There's no telling, more weight will also drag heavier, might not help at all, see what I'm saying...

Because I just don't think a tire FULL of h2o is going to be pleasant, if you hit a solid bump you will want some air in there to retain the springiness of the tire, also once you add water there is less air so a slightly lower than max psi would be recommended.

Now there's a specific brand but other mfg's do it too, there are usually two types of tires for the application, in this case one is a Turf saver, the other a turf master. Another way to say it is some tires are designed to go easier on the turf while the rest are made grippier. I have learned that while the turf saver really does help prevent divots and nasties, it is still best to always have traction first.

If nothing else by the time the grippy tire is worn it's still as good as the lighter version, just have to be more careful driving but you should have plenty of practice, so get the nastiest treaded beotch you can find for it. Then, max. psi as printed on the side of the tire, don't even question this, that's what those numbers are for lol.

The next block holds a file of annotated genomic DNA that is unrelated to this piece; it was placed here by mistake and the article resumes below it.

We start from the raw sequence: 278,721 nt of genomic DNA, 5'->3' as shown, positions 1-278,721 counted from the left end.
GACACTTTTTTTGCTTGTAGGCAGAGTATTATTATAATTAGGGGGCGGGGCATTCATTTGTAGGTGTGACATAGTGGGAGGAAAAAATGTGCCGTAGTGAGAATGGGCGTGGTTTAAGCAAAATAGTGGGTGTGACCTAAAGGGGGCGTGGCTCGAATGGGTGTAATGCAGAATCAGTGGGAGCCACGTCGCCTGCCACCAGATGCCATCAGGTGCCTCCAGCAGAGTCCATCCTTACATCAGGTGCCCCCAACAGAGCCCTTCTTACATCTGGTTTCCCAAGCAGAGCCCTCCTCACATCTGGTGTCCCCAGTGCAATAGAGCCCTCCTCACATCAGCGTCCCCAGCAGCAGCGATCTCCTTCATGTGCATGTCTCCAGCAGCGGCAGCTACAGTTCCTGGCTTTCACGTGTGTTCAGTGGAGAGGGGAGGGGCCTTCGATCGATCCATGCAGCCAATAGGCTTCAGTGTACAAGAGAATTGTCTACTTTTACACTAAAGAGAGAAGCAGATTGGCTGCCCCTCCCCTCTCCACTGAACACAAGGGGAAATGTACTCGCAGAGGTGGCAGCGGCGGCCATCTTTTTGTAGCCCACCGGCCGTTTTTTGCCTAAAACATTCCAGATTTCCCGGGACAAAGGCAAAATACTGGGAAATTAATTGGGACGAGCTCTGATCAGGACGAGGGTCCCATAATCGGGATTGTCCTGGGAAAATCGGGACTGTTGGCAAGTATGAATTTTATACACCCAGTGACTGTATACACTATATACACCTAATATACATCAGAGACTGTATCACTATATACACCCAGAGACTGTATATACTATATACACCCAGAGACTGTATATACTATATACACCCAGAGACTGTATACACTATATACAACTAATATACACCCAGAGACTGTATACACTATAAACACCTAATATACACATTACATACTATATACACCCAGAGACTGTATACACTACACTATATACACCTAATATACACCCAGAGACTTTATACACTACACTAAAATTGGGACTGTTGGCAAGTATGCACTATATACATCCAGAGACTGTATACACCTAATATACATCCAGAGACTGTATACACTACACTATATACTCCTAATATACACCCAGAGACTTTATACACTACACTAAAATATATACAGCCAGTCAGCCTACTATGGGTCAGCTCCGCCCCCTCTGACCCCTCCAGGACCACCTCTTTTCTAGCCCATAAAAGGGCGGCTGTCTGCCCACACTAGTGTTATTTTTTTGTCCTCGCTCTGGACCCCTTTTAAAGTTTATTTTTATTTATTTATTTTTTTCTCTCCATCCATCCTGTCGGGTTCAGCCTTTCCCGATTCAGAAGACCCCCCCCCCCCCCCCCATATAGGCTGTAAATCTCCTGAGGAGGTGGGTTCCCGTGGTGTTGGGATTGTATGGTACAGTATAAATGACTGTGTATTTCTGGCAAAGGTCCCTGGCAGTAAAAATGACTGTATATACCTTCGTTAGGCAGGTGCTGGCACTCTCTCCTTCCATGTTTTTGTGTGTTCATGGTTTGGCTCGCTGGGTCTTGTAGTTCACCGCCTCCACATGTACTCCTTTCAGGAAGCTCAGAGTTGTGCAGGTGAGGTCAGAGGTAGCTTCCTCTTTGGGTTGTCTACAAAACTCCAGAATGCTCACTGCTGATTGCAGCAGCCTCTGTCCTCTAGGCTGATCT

Do that first.
Then if you still absolutely have to, keep in mind water weighs considerably and even one gallon is 8 pounds, you might consider adding 1/2 gallon to a gallon at a time, start with that vs. filling it up completely... If you put one gallon in each that's 16 pounds, if that makes no difference then you don't have to bother further for one, two it will allow you to gauge this somewhat.

On another track I've never added water because after learning all of the above I decided to just deal with it.

Hope that helps.

12-15-2007, 12:28 AM
found this online, may be of some help.